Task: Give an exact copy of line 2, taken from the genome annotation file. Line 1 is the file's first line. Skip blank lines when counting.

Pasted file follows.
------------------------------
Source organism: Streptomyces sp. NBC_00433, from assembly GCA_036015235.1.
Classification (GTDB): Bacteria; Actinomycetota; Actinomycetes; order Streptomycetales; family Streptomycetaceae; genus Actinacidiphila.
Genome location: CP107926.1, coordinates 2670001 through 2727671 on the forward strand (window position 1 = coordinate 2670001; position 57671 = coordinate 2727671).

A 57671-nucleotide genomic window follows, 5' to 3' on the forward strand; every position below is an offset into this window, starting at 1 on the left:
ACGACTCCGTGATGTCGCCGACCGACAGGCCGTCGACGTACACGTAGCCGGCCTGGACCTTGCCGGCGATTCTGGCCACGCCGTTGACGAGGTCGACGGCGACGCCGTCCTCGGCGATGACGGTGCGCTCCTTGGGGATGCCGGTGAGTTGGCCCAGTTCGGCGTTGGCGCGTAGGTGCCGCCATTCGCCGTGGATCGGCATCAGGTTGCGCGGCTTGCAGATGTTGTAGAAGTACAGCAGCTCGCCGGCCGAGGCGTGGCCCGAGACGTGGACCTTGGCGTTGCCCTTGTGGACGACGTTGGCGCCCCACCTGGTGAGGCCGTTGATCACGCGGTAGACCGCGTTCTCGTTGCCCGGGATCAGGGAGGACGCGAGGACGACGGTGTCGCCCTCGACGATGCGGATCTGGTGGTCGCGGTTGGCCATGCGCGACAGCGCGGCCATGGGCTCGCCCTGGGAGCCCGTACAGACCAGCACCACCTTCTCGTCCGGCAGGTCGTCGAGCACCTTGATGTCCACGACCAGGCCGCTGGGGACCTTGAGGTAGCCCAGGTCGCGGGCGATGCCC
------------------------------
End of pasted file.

Classification (GTDB): Bacteria; Actinomycetota; Actinomycetes; order Streptomycetales; family Streptomycetaceae; genus Actinacidiphila.